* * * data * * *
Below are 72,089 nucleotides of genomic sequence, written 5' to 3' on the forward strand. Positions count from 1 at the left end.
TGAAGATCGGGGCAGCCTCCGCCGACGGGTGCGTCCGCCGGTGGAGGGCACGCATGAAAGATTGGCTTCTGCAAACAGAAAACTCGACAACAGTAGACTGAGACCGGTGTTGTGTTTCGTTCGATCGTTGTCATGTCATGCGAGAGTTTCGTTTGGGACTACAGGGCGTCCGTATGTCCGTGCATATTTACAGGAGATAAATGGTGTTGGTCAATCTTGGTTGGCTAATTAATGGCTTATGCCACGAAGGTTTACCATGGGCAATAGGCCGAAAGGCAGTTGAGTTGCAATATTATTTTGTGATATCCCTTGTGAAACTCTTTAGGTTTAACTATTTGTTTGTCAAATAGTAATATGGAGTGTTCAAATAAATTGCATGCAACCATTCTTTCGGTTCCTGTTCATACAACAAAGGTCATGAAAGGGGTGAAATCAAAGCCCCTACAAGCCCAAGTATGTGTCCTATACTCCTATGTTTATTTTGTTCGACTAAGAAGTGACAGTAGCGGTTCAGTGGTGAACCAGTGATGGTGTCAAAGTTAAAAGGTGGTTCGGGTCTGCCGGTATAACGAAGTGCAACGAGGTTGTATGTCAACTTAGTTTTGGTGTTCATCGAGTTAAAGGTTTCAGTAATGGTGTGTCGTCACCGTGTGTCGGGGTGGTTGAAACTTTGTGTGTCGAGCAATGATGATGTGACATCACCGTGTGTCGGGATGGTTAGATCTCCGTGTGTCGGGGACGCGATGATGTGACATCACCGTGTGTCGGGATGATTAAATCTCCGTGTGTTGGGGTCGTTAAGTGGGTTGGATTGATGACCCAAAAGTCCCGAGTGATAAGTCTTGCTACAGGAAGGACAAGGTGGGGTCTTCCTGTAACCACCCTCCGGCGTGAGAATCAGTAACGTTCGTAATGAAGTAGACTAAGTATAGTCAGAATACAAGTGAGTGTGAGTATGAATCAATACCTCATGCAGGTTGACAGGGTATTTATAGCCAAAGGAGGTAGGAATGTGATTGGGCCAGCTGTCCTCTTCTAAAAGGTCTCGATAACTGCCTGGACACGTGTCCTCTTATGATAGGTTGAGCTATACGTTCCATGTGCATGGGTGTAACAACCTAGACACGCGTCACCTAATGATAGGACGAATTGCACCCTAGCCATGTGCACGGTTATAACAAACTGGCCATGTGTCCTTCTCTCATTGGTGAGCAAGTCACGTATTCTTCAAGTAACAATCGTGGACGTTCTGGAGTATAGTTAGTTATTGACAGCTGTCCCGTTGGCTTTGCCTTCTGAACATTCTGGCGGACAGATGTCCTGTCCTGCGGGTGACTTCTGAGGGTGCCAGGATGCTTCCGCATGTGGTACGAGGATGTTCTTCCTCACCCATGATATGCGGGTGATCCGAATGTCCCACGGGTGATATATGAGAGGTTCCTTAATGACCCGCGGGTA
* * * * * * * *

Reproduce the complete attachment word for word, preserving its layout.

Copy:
Below are 72,089 nucleotides of genomic sequence, written 5' to 3' on the forward strand. Positions count from 1 at the left end.
TGAAGATCGGGGCAGCCTCCGCCGACGGGTGCGTCCGCCGGTGGAGGGCACGCATGAAAGATTGGCTTCTGCAAACAGAAAACTCGACAACAGTAGACTGAGACCGGTGTTGTGTTTCGTTCGATCGTTGTCATGTCATGCGAGAGTTTCGTTTGGGACTACAGGGCGTCCGTATGTCCGTGCATATTTACAGGAGATAAATGGTGTTGGTCAATCTTGGTTGGCTAATTAATGGCTTATGCCACGAAGGTTTACCATGGGCAATAGGCCGAAAGGCAGTTGAGTTGCAATATTATTTTGTGATATCCCTTGTGAAACTCTTTAGGTTTAACTATTTGTTTGTCAAATAGTAATATGGAGTGTTCAAATAAATTGCATGCAACCATTCTTTCGGTTCCTGTTCATACAACAAAGGTCATGAAAGGGGTGAAATCAAAGCCCCTACAAGCCCAAGTATGTGTCCTATACTCCTATGTTTATTTTGTTCGACTAAGAAGTGACAGTAGCGGTTCAGTGGTGAACCAGTGATGGTGTCAAAGTTAAAAGGTGGTTCGGGTCTGCCGGTATAACGAAGTGCAACGAGGTTGTATGTCAACTTAGTTTTGGTGTTCATCGAGTTAAAGGTTTCAGTAATGGTGTGTCGTCACCGTGTGTCGGGGTGGTTGAAACTTTGTGTGTCGAGCAATGATGATGTGACATCACCGTGTGTCGGGATGGTTAGATCTCCGTGTGTCGGGGACGCGATGATGTGACATCACCGTGTGTCGGGATGATTAAATCTCCGTGTGTTGGGGTCGTTAAGTGGGTTGGATTGATGACCCAAAAGTCCCGAGTGATAAGTCTTGCTACAGGAAGGACAAGGTGGGGTCTTCCTGTAACCACCCTCCGGCGTGAGAATCAGTAACGTTCGTAATGAAGTAGACTAAGTATAGTCAGAATACAAGTGAGTGTGAGTATGAATCAATACCTCATGCAGGTTGACAGGGTATTTATAGCCAAAGGAGGTAGGAATGTGATTGGGCCAGCTGTCCTCTTCTAAAAGGTCTCGATAACTGCCTGGACACGTGTCCTCTTATGATAGGTTGAGCTATACGTTCCATGTGCATGGGTGTAACAACCTAGACACGCGTCACCTAATGATAGGACGAATTGCACCCTAGCCATGTGCACGGTTATAACAAACTGGCCATGTGTCCTTCTCTCATTGGTGAGCAAGTCACGTATTCTTCAAGTAACAATCGTGGACGTTCTGGAGTATAGTTAGTTATTGACAGCTGTCCCGTTGGCTTTGCCTTCTGAACATTCTGGCGGACAGATGTCCTGTCCTGCGGGTGACTTCTGAGGGTGCCAGGATGCTTCCGCATGTGGTACGAGGATGTTCTTCCTCACCCATGATATGCGGGTGATCCGAATGTCCCACGGGTGATATATGAGAGGTTCCTTAATGACCCGCGGGTA